In areas of lower rainfall, many homes have irrigation systems installed to supplement insufficient precipitation levels. The benefits of having an irrigation system for your landscape go much further than simply providing water to your lawn and plants.
Professional Installation versus DIY
Installing your own irrigation system can be a big project to tackle, but some homeowners do opt to do it themselves. If you’re not the DIY type keep a few things in mind when hiring a sprinkler/irrigation company to complete the work.
When looking for a professional contractor look for one that:
- Specializes in irrigation or landscaping. Someone of this nature may cost more to complete the project but it will be done correctly the first time around, saving you expenses down the road to fix improper installation or problems.
- Ask up front if they are familiar with local building codes, and whether or not their work will require any permits from the city. They also need to call local utility companies to mark out any underground lines so they can be avoided during installation.
- Carries the proper insurance on his work and any crew members to cover liability if damages do occur during the installation.
- A good irrigation contractor will understand different landscapes require different products and will design a system that meets the specific needs of your landscape.
- When finished with the installation, they will walk you through the system step-by-step so you understand how it works and where all the key components are installed.
Tips For Installing an Irrigation System
When installing a landscape irrigation system on your own, some careful planning needs to be done prior to the actualy installation process to ensure the system is designed and implemented correctly. This helps ensure the system functions correctly and is installed to meet the local building code requirements.
- Determine the water pressure for your home. Sprinkler selection will depend on the psi range you have to work with. Gear-drive rotors need a higher psi; pop-up sprinklers work best at a slightly lower pressure.
- Assess the different needs of your landscape. Turfgrass has different watering requirements than trees or flowerbeds. A properly designed system applies the right amount of water for different types of plants.
- Match all of the rotors and spray nozzles in a single zone so precipitation rates are even.
- Allow flexibility in the initial design to allow for changes in the system as plants grow larger and need more water, or specimens are taken out or added.
- Consider adding a smart irrigation controller that adjusts the watering schedule automatically by monitoring the local weather.
- Educate yourself on local code requirements for parameters such as backflow preventers and mainline depth. Backflow prevention devices keep the irrigation water from contaminating your drinking water supply.
- Contact utility companies such as gas, electric, and cable to have them inspect the property and mark out where any lines have been buried underground.
- When it’s time to start digging and bury lines, make sure to Install all of the pipes deep enough underground to protect them from basic lawn maintenance such as aeration, thatching, etc. Trenches should be dug at least 6 to 12 inches deep to account for the freeze/thaw cycle in your local climate and allow retractable heads to drop below the turf deep enough to avoid damage from lawn machines.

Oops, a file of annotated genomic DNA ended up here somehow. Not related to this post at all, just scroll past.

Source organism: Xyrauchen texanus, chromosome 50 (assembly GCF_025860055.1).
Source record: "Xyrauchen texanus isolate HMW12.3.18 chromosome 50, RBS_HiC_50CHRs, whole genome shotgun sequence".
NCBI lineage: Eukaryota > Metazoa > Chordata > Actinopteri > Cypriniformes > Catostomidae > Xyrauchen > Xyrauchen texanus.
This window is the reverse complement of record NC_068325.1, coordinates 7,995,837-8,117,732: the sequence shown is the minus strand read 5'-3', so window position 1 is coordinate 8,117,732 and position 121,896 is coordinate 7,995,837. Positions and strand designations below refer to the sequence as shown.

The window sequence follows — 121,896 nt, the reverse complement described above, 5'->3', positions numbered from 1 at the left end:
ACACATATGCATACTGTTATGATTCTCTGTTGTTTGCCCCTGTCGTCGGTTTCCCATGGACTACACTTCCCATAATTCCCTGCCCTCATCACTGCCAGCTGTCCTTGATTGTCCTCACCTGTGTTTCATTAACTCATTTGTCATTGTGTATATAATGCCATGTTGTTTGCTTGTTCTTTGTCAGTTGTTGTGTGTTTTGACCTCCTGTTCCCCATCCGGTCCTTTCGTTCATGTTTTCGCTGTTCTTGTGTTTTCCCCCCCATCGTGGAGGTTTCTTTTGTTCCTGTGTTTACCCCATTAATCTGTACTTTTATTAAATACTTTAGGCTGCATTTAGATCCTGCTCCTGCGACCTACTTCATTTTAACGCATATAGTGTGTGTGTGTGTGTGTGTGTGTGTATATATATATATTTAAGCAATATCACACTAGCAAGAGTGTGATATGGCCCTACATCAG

Irrigation System Maintenance
- Periodically check the water pressure. If pressure drops, this is a good indication there may be a leak in the system somewhere. Also, water pressure can change based on extraneous factors. In that case, you will need to adjust your system to maintain efficiency.
- Check the system monthly for leaks or broken/clogged sprinkler heads. This is as simple as walking around your yard when the sprinkler system is on to visually look for problems.
- Adjust spray patterns and sprinkler head positions as needed. Over time they may misalign and begin spraying water incorrectly, not hitting the intended target.
- Winterize system every year based upon your climate. In areas where the temperatures drop below freezing, this means shutting the main water off to the system and blowing any water out of the irrigation lines to prevent lines from freezing and bursting.
Increasing Water Use Efficiency
To get the most benefit from your irrigation system, heed the following tips to maximize your water use efficiency.
- Plant to fit your yard. Access the landscape you are working with and really take a good look at limitations or factors that impact what you can plant: climate, sun exposure, low-lying spots, random patches of differing soil types, and slopes.
- Aerate once a year to allow water to penetrate through the turf easier, moving down into the soil quickly and efficiently.
- Add compost or other organic matter to improve water infiltration and retention within the soil.
- Incorporate shade trees into the landscape to reduce water needs.
- Use drip irrigation, micro-irrigation, or subsurface irrigation when appropriate.
- Water when needed, and at a higher rate but less frequently to encourage a deeper root system on plants and turf grasses. A deeper root system increases overall plant tolerance to drought stress.
A properly designed, well-installed, and routinely maintained landscape irrigation system provides many benefits to you as a homeowner. It can not only save time and money but increases water use efficiency, providing your plants with precisely the right amount of water they need, when they need it. The above guide offers tips to help optimize a system based on your needs.
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